Manufacturing Takes Off at Raytheon



In its more than 65 years designing and manufacturing aircraft, Raytheon Aircraft Company has held itself to a steadfast rule-there is always room for improvement. Aerospace manufacturers like Raytheon Aircraft face more exacting demands each year, from increasing quantities to intensifying competition. Raytheon Aircraft recently decided to set the competitive standard rather than follow it, and is modernizing its manufacturing plants and processes to ensure continuous improvement.

According to Larry Caspersen, director of two Raytheon Aircraft manufacturing plants, the facilities are being enhanced from top to bottom. "All key processes conducted at our Wichita, Kansas plants are being reconfigured into cells to maximize throughput and efficiency. Each year we manufacture and assemble more than 15,000 parts-it is essential that each one is perfect."

The Power of One
"The problem with conventional part manufacturing is the potential for human error," says Bill Jones, a Raytheon Aircraft manager of manufacturing and technical support. "Machining a part out of sheet metal and attaching multiple details onto it-angles, webs, beams, ribs, stiffeners and doublers-creates multiple tolerances. We realized parts like a forward pressure bulkhead can be designed more simply."

This prompted Raytheon Aircraft to investigate high-speed machining for part manufacturing. "High-speed technology allows us to reduce assembly by machining the forward pressure bulkhead from a single piece of billet aluminum," says Jones. "This creates an array of benefits, like eliminating the multiple tolerances associated with each detail, decreasing cycle time and the bulkhead is more consistent, more accurate and more lightweight."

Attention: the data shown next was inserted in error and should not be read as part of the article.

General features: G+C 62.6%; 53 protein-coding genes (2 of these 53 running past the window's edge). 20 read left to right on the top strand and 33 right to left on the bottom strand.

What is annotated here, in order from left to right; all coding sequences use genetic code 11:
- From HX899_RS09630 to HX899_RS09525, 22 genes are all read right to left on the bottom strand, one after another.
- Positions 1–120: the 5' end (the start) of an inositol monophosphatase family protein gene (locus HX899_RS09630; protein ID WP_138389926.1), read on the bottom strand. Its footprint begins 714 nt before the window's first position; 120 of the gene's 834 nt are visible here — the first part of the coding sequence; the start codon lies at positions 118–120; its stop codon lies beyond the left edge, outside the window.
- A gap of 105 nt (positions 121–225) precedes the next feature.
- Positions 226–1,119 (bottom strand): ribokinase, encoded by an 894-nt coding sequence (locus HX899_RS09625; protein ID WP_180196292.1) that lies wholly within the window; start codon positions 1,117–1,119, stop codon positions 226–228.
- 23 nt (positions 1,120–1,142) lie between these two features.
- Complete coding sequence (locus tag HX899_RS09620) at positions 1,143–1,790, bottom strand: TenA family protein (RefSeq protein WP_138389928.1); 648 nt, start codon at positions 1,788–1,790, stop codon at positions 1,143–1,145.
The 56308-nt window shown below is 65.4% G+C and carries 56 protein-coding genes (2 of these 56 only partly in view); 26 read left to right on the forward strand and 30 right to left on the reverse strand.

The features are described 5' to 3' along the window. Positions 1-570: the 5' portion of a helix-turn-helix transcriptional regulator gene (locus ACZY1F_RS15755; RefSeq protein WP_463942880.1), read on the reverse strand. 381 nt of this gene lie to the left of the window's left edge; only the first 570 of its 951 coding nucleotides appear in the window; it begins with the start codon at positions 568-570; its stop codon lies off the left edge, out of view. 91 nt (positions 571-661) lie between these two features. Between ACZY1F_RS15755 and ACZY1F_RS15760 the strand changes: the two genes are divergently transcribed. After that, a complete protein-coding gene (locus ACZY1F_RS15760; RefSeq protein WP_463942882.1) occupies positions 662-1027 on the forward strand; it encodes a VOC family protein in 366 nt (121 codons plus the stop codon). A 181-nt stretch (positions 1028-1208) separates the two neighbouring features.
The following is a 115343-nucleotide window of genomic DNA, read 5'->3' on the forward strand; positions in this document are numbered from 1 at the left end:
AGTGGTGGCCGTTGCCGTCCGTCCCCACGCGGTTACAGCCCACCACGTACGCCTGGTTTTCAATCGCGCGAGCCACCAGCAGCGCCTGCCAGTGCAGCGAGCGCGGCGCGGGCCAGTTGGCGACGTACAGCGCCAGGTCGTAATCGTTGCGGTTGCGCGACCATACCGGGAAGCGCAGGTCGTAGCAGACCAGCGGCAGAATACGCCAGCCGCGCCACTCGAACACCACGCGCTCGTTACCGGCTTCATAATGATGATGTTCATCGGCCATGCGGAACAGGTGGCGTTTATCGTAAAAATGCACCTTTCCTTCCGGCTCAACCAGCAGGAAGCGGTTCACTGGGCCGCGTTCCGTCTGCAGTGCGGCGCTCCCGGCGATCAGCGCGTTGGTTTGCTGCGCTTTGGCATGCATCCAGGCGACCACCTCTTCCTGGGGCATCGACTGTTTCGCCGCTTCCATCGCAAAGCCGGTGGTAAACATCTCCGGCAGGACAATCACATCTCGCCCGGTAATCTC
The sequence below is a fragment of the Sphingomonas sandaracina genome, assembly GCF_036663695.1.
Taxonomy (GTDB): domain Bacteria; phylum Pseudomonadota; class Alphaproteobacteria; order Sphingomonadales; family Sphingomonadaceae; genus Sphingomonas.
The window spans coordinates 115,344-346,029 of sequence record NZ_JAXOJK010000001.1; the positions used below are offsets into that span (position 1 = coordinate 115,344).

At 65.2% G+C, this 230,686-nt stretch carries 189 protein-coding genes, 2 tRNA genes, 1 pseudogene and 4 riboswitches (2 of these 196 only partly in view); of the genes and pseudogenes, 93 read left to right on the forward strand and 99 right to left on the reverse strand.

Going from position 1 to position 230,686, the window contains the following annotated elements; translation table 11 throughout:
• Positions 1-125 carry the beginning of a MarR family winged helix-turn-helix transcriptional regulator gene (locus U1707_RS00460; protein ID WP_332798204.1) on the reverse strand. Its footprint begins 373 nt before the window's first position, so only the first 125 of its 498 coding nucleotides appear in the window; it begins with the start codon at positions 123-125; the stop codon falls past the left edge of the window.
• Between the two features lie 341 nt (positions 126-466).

By examining the conventional approach and the high-speed machining approach to bulkhead manufacturing, the benefits become apparent (see figure one).

figure one: Forward Pressure Bulkhead High-speed machining Conventional manufacturing and assembly
Parts (including details)
Cycle Time (including assembly)
3.5 hours
17 hours

Raytheon Aircraft uses a Makino MC1516 high-speed horizontal machining center with a seven pallet modular machining center (MMC) to support this bulkhead application. In two setups, the MC1516 machines thin wall tolerances under .00010 of an inch to near net shape. Roughing and finishing is conducted simultaneously using carbide end mills. Powered by the MC1516’s Jet 50 spindle, these end mills reach 12,500 rpm and achieve metal removal rates as high as 320 cubic inches per minute.

"Part accuracy is impressive," says Bill Ohman, a Raytheon Aircraft machine shop manager. "During installation the bulkheads fit perfectly, eliminating the need to trim and drill the part. Without rivets in the bulkhead, we also have a reduced part count and stronger parts without variation. We can even machine mating parts on the same machine."

"The 15,000 rpm, 50 taper spindle has played a big part in this application," Ohman continues. "It provides horsepower at various ranges and brings a high level of rigidity to this application. With the seven pallet MMC, the spindle is engaged more than 90 percent of the time. The MMC allows us to conduct setup offline and keeps the MC1516 constantly fed."